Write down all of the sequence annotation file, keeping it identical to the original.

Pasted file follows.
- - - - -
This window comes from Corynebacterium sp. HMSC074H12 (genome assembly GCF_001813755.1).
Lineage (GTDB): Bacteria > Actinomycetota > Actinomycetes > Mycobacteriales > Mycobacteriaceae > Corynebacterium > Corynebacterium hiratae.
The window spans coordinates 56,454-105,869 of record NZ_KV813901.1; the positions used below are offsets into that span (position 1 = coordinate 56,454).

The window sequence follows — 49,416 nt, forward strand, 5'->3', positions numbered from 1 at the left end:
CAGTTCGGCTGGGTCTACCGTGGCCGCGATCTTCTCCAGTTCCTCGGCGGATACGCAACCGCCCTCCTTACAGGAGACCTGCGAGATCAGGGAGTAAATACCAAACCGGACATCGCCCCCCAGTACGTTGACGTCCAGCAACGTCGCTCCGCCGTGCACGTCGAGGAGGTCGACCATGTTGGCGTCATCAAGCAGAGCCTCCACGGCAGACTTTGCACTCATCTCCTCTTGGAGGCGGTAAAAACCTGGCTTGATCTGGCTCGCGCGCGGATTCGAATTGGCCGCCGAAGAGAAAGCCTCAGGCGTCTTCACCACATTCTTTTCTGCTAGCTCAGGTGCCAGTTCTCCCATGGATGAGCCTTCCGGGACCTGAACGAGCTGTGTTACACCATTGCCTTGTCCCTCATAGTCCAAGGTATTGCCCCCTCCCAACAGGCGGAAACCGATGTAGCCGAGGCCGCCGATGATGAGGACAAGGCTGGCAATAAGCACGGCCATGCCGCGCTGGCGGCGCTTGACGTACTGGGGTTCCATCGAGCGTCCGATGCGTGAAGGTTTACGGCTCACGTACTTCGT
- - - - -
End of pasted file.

This window comes from Corynebacterium sp. HMSC074H12 (genome assembly GCF_001813755.1).
Lineage (GTDB): Bacteria > Actinomycetota > Actinomycetes > Mycobacteriales > Mycobacteriaceae > Corynebacterium > Corynebacterium hiratae.
The window spans coordinates 56,454-105,869 of record NZ_KV813901.1; the positions used below are offsets into that span (position 1 = coordinate 56,454).

The window sequence follows — 49,416 nt, forward strand, 5'->3', positions numbered from 1 at the left end:
CAGTTCGGCTGGGTCTACCGTGGCCGCGATCTTCTCCAGTTCCTCGGCGGATACGCAACCGCCCTCCTTACAGGAGACCTGCGAGATCAGGGAGTAAATACCAAACCGGACATCGCCCCCCAGTACGTTGACGTCCAGCAACGTCGCTCCGCCGTGCACGTCGAGGAGGTCGACCATGTTGGCGTCATCAAGCAGAGCCTCCACGGCAGACTTTGCACTCATCTCCTCTTGGAGGCGGTAAAAACCTGGCTTGATCTGGCTCGCGCGCGGATTCGAATTGGCCGCCGAAGAGAAAGCCTCAGGCGTCTTCACCACATTCTTTTCTGCTAGCTCAGGTGCCAGTTCTCCCATGGATGAGCCTTCCGGGACCTGAACGAGCTGTGTTACACCATTGCCTTGTCCCTCATAGTCCAAGGTATTGCCCCCTCCCAACAGGCGGAAACCGATGTAGCCGAGGCCGCCGATGATGAGGACAAGGCTGGCAATAAGCACGGCCATGCCGCGCTGGCGGCGCTTGACGTACTGGGGTTCCATCGAGCGTCCGATGCGTGAAGGTTTACGGCTCACGTACTTCGT